Category Archives: Career Advice

Do you have what it takes to be an entrepreneur?

So you think you have what it takes to be an entrepreneur? Sure, it’s great to be a leader and to make your own decisions. But do you have what it takes? There are many things for an aspiring entrepreneur to consider.

YE3BR41KSE (1)Creating a business takes a considerable financial investment, a lot of time and many, many hours of hard work. Your starting point is therefore to ask yourself if this is really something you can see yourself doing for the next years. As mentioned on entrepreneur.com, there is a big difference between wanting to be able to make a living doing something, and the actual chance it’s going to work out.

Follow the leader

Are you a leader or a follower? Are you comfortable directing a team of employees? It is very likely that you will be hiring staff at some point, even for a starting business. Keep in mind that leadership skills are a part of making it as an entrepreneur. Good leaders make good entrepreneurs.

Money matters

How do you manage your money? There are really only two options: either you make it through the initial stage and get to build on your investment, or you don’t, which will be the end of your business. An entrepreneur knows how to handle uncertainty, and knows finance through and through.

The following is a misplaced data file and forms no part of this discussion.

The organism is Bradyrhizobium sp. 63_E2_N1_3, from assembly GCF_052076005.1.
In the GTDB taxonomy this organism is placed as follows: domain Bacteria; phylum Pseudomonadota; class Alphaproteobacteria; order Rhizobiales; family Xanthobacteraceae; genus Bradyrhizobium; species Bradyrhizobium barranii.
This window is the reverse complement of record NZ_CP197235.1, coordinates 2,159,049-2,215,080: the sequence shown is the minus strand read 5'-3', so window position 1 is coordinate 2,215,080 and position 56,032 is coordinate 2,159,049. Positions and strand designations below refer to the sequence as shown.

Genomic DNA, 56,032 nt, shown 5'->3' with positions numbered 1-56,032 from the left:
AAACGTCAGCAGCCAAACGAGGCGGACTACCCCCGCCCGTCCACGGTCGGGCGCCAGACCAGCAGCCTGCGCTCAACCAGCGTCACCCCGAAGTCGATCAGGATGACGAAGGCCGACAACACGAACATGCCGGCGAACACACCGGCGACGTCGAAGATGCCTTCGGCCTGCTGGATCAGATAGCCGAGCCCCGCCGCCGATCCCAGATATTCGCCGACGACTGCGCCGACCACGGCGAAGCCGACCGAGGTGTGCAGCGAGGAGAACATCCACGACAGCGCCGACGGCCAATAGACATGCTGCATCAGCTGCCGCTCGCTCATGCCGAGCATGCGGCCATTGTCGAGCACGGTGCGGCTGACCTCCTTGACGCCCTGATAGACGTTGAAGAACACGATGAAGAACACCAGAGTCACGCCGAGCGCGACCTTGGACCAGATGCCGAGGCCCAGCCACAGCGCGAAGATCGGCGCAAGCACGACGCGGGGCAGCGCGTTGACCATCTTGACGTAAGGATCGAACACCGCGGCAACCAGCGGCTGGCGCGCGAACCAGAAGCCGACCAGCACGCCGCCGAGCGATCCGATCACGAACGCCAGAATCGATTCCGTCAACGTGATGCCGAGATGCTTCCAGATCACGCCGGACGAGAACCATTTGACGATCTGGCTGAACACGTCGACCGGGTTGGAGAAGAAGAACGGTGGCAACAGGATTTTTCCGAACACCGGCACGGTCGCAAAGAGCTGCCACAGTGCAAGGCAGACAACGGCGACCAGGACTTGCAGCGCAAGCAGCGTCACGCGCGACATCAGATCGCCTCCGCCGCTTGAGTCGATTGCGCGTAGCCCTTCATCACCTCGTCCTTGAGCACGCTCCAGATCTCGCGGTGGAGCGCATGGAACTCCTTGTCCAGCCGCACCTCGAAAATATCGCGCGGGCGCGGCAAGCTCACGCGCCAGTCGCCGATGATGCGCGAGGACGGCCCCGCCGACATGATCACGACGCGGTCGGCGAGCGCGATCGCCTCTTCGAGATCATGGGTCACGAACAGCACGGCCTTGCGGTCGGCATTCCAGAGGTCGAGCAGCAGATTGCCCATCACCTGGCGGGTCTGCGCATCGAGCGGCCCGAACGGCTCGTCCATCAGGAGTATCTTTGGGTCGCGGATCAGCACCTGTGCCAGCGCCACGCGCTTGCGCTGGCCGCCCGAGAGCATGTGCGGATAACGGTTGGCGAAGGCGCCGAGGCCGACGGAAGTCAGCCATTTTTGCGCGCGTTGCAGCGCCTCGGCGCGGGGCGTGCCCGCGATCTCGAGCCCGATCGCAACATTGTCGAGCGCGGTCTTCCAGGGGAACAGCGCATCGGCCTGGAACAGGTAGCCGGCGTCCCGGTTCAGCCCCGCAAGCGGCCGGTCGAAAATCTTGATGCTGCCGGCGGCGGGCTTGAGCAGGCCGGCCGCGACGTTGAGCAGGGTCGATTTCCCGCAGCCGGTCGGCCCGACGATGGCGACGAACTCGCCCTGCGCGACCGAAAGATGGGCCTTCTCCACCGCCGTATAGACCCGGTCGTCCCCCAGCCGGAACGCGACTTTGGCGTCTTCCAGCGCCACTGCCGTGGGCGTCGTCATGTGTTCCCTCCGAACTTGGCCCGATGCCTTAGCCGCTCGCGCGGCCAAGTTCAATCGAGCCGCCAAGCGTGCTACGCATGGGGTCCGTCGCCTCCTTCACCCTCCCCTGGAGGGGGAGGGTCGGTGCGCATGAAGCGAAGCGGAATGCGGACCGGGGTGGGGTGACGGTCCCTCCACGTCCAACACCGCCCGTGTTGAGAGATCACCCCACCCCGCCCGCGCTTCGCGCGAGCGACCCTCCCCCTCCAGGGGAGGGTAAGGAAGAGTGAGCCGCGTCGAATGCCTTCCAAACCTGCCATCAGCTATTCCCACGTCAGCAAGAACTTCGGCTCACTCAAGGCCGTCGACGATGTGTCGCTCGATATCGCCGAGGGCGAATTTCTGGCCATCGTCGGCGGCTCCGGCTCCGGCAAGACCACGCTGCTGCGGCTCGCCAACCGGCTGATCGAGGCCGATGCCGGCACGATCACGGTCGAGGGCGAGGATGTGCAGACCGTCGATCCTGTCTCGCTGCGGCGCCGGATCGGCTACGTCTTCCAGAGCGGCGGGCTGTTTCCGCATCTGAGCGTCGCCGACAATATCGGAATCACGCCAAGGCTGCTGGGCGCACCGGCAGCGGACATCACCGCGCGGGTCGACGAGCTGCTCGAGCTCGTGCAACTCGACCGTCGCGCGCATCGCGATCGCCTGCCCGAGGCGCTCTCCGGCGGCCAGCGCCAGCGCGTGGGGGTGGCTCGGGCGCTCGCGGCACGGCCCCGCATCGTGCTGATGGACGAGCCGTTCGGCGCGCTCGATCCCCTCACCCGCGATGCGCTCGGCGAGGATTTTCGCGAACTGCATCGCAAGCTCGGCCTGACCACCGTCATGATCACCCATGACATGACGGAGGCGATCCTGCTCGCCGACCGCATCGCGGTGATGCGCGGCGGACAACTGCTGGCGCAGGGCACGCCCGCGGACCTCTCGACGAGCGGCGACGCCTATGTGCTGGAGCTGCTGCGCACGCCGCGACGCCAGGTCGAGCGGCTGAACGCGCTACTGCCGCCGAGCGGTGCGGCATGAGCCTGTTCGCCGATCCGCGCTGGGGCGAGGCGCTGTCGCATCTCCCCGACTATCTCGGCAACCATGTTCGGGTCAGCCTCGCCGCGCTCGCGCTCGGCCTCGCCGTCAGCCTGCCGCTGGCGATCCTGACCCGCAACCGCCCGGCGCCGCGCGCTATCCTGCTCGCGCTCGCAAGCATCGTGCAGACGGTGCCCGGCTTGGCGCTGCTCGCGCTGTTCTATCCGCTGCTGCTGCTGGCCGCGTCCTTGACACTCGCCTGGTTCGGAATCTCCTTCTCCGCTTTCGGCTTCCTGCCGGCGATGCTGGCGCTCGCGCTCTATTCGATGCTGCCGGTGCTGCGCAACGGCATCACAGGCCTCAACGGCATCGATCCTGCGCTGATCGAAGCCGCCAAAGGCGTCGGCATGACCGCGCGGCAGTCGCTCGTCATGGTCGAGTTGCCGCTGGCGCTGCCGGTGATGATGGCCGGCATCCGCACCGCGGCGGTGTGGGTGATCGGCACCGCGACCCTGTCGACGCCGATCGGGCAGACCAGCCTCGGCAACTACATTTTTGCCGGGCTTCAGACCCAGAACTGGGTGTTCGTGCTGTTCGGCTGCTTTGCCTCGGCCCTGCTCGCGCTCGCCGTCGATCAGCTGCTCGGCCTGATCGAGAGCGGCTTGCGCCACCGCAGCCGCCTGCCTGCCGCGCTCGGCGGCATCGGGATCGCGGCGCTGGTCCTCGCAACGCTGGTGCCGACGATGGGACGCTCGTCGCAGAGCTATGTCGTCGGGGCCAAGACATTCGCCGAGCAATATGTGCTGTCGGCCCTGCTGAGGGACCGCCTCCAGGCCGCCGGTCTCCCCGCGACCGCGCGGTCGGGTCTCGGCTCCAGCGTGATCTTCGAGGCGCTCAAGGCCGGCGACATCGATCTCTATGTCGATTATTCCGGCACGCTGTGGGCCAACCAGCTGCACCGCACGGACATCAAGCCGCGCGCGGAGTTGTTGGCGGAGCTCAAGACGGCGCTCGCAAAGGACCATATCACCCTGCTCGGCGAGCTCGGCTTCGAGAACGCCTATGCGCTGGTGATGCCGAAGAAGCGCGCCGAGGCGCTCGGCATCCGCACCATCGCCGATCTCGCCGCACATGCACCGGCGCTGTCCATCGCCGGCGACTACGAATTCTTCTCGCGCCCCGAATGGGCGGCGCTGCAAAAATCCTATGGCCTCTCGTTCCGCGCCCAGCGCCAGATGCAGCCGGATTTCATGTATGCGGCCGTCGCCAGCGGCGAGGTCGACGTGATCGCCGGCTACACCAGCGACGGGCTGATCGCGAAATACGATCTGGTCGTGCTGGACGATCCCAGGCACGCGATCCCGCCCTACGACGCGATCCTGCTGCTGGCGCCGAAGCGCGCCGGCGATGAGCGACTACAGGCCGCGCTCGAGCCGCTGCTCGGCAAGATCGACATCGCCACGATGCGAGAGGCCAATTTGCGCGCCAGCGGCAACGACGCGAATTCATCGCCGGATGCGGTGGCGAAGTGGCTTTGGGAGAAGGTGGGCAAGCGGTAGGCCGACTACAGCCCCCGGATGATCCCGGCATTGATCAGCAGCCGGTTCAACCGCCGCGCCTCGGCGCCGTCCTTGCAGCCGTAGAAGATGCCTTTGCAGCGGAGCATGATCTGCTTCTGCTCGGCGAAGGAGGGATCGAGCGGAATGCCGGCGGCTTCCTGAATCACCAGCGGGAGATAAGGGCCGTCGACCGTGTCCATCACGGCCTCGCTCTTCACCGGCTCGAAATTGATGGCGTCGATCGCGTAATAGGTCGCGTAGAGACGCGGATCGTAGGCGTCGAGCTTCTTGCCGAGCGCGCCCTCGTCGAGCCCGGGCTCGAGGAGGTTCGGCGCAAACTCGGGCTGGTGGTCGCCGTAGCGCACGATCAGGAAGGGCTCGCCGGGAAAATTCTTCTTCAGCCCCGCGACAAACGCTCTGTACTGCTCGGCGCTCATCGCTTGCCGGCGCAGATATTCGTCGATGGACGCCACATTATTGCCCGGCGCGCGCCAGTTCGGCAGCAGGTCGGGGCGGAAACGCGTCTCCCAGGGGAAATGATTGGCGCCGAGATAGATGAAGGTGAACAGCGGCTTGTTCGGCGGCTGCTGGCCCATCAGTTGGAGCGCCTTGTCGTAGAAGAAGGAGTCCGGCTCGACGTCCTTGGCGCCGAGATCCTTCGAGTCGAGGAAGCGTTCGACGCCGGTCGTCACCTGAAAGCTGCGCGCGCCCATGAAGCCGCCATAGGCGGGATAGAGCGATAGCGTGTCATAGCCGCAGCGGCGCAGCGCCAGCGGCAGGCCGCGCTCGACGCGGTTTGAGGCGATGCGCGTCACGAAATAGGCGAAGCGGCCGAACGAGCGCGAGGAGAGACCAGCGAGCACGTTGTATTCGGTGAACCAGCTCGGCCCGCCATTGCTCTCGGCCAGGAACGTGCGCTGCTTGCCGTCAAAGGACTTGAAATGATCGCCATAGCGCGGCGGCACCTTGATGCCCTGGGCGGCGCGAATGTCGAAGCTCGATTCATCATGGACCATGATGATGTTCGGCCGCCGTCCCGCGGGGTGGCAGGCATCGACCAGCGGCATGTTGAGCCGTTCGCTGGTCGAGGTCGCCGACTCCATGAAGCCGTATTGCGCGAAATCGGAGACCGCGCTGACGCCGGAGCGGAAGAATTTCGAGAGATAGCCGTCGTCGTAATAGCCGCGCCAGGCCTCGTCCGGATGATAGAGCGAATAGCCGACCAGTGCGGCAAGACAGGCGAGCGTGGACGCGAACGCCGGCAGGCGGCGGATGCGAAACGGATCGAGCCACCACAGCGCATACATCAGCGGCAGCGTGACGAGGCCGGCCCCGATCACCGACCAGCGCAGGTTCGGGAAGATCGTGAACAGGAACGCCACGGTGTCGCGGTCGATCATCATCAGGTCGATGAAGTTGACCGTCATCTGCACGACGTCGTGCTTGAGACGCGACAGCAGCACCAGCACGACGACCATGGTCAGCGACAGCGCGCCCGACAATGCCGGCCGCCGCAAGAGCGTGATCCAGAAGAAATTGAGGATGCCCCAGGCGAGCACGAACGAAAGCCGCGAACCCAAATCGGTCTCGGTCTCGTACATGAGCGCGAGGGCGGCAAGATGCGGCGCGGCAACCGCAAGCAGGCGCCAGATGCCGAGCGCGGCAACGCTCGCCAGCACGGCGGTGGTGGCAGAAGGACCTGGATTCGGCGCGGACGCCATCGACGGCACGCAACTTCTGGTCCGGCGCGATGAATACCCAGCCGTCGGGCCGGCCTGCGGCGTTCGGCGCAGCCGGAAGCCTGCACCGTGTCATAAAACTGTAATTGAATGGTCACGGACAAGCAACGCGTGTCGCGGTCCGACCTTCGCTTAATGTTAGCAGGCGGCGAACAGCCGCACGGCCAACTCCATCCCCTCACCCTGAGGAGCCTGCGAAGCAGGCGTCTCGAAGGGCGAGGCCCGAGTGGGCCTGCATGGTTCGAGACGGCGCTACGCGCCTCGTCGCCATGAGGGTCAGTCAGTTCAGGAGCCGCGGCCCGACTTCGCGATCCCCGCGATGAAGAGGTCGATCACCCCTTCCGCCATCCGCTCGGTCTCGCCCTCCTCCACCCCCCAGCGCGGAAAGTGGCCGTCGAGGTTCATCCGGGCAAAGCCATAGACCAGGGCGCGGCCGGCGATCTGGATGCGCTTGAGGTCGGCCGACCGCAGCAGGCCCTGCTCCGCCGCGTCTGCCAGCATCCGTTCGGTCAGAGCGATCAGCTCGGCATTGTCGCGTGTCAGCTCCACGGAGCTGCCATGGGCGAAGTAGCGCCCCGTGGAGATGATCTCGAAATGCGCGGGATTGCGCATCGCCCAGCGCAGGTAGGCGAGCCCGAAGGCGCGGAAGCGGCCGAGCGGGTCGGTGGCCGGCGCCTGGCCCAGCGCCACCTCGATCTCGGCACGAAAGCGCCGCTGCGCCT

Do what you enjoy

Seek out your talents and let your interests decide where you will go with your business. It’s all about distinguishing yourself out there, and what better way to do so than by doing something that you love and know everything about?

Business time

Your business plan is your bible. A solid business plan takes into account and analyzes as many different situations as possible. This is where your keen insight and experience with corporate and finance come into play. Formulate your goals and most of all, how and when you are going to achieve them.

Know your customers

 Yes, the start-up of a new business is a hectic time. But the fact that your business is small scaled has its advantages. It allows you to get to know your customers, for example. In the corporate world, most customers are just some file on a computer. Work on a personal experience for your clients, they will be sure to appreciate it.

It’s all about creating a competitive advantage: something that makes you preferable over your many competitors.

Invest not only in your business, but in yourself

Keen entrepreneurs are always on the lookout for ways to improve themselves.  This means you should keep cultivating yourself, your talents, and your interests. In other words: go to conferences, take courses and read books on relevant topics.